Creed II12¦ Blu-ray, 4K, DVD
It was 1976 when Sly Stallone first stepped into the ring as Rocky Balboa in what was to be his first starring role, which he also wrote. It was made on a shoestring budget of $1 million, with low expectations at the box office. It was clearly a million well spent as it made a knockout $225 million back globally.
As if that wasn’t enough of a win, it also went on to pick up three Oscars. It’s no wonder that it was followed by a sequel or two. And thus a franchise was born.
In what is the eighth instalment, Michael B. Jordon returns as Adonis Johnson Creed to take on all comers at a bout or two of fisty cuffs.
After a number of fights, Creed (Jordon) finally gets a crack at the world title – and wins. Some might say, that’s the easy part, it’s holding onto the belt that’s the real hard work.
Out of the woodwork comes a Russian fighter, Victor Drago (Florian Munteanu). It’s a name that Creed is more than familiar with, as it was his old man Ivan (Dolph Lundgren) who put down his father Apollo in the ring – permanently. Team Drago have set their eyes on the title, and are prepared to do anything to get their hands on it.
Creed is all too keen to get revenge, and declares the fight on. He’ll have to do it without Rocky (Stallone) in his corner however, as he’s turned down the opportunity to be there.
Little does Creed know that it’s a battle that will continue long after the final bell is rung.
Creed II is a film dripping in legacy and family. With Stallone’s involvement, it’s one that reaches way back to the original, and then hovers around Rocky IV for its source fighting material. There are connections all over the place, which certainly anchors this title to the heart of the legacy.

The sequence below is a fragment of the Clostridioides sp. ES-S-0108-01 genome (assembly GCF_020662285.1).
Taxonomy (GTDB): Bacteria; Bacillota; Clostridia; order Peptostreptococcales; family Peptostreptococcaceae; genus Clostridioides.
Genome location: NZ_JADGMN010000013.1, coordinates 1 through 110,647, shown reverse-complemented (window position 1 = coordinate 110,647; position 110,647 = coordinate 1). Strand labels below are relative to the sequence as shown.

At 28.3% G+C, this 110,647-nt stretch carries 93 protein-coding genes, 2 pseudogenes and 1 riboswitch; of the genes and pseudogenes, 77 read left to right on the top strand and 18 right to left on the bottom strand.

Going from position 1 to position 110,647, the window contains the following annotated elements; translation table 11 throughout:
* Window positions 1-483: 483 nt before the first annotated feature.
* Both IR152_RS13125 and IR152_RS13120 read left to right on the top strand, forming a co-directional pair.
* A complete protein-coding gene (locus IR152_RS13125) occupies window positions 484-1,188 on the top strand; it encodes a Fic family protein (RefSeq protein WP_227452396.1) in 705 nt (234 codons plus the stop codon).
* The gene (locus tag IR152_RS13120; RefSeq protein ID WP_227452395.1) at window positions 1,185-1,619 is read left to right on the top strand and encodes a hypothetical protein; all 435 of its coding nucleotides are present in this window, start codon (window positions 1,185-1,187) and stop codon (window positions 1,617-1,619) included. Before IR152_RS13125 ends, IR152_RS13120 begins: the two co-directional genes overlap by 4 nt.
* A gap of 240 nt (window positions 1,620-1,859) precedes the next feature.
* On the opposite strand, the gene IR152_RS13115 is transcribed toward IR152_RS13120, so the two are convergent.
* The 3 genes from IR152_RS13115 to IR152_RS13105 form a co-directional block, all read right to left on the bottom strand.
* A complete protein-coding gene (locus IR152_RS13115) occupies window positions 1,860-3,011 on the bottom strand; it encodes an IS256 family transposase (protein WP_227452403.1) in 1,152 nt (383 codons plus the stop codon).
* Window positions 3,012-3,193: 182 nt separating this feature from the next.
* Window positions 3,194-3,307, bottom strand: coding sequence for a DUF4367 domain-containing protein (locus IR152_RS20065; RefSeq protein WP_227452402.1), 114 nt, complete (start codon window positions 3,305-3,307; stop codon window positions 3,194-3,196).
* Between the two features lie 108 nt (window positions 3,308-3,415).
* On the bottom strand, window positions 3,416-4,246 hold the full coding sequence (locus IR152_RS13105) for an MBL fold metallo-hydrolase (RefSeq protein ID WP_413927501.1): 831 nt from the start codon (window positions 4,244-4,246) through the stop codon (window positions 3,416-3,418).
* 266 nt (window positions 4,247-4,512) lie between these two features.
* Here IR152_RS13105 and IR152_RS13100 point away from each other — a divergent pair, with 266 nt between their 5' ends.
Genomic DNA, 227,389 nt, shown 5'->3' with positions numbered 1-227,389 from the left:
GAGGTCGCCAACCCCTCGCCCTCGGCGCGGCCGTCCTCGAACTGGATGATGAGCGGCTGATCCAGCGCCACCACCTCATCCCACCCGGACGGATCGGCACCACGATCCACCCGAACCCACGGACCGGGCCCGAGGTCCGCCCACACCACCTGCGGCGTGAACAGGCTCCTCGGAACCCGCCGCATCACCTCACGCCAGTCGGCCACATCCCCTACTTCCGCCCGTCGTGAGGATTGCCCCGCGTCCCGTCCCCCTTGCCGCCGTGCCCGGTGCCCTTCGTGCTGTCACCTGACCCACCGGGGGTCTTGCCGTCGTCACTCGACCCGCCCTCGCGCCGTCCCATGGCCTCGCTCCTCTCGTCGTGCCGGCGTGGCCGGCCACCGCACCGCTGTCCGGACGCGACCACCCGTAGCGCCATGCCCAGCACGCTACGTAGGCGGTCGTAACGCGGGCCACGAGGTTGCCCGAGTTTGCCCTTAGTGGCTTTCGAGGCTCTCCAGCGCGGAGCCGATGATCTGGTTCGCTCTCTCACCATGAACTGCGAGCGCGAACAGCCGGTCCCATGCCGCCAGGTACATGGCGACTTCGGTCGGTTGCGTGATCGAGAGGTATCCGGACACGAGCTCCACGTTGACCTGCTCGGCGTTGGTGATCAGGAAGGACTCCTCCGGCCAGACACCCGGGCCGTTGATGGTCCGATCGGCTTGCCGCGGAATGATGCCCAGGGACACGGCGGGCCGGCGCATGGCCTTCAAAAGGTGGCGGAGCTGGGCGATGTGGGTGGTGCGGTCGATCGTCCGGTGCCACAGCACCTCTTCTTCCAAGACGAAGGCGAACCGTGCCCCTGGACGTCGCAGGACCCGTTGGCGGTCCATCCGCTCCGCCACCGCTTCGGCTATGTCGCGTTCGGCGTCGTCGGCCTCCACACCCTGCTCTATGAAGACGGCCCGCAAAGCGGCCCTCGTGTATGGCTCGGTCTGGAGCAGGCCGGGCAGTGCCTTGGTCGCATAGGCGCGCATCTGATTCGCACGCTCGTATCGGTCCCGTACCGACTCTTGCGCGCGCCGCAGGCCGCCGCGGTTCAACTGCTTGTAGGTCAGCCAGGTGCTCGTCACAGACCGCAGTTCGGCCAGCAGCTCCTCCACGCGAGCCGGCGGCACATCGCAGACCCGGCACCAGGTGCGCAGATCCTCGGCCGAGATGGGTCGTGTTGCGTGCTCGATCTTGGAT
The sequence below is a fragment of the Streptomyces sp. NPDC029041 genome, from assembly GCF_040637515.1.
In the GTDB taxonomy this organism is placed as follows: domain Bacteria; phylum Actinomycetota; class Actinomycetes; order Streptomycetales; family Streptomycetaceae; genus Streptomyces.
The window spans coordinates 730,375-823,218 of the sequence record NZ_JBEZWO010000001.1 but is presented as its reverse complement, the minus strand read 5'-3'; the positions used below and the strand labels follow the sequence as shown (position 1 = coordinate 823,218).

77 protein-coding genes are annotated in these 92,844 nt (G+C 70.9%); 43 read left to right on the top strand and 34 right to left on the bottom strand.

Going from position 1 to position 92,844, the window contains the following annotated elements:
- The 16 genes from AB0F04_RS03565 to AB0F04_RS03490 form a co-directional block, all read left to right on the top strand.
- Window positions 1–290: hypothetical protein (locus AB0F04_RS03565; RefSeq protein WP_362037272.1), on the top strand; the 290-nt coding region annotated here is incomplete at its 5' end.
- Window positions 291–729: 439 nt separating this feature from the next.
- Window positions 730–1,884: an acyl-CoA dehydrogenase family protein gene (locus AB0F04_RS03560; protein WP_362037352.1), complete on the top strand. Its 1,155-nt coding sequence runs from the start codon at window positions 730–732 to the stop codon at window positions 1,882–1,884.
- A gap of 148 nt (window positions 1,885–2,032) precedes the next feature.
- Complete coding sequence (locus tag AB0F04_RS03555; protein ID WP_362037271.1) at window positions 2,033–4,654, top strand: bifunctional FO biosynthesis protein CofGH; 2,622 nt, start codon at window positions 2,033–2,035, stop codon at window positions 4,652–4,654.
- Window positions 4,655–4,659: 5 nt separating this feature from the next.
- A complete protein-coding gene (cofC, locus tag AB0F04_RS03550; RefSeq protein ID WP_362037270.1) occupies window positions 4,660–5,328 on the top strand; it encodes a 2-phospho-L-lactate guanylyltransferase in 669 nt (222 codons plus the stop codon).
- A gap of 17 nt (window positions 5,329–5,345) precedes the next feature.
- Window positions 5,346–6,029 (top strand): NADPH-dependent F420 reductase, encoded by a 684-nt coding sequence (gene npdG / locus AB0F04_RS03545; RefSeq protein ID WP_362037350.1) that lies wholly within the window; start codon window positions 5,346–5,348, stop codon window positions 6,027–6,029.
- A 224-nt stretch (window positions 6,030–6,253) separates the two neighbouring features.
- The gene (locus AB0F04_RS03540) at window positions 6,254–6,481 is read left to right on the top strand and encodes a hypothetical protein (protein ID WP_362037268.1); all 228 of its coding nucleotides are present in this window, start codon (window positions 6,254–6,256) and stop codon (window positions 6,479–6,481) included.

It’s a shame that it didn’t focus more on this however; Stallone and Lundgren’s reunion onscreen is all too brief, and certainly more could have – and should have – been made of it.
The family element is hammered home too, possibly too much. Although the parallels between Rocky’s relationship with Adrian, and Creed’s with Bianca (Tess Thompson), are welcome, it does feel like it eats up a whole lot of screen time, making it more of a family drama with a few fights thrown in.
Speaking of which, the fight sequences are also a tad underwhelming. Director Steven Caple Jr., with only one other (film) title under his belt, offers nothing new in any department. In fact, he seems only too keen to reinforce the formulaic nature of the franchise from the off, thus making it a shadow boxing flick of its former glories.
Where it lands a decent punch or two are in performances, namely that of Stallone and Jordon. Stallone, looking his weariest, gives a strong account of himself with a character he’s all too familiar with.
And then there’s Jordon, who certainly looks the part in the ring, but it’s his emotional journey outside of it that makes him a strong contender for years to come.
The film is a little like the current boxing scene; it’s easy to get swept up in the excitement of the hype surrounding the match up, but when it comes down to the action, it’s less Rumble in the Jungle and more Tyson Fury, and nobody wants to witness that.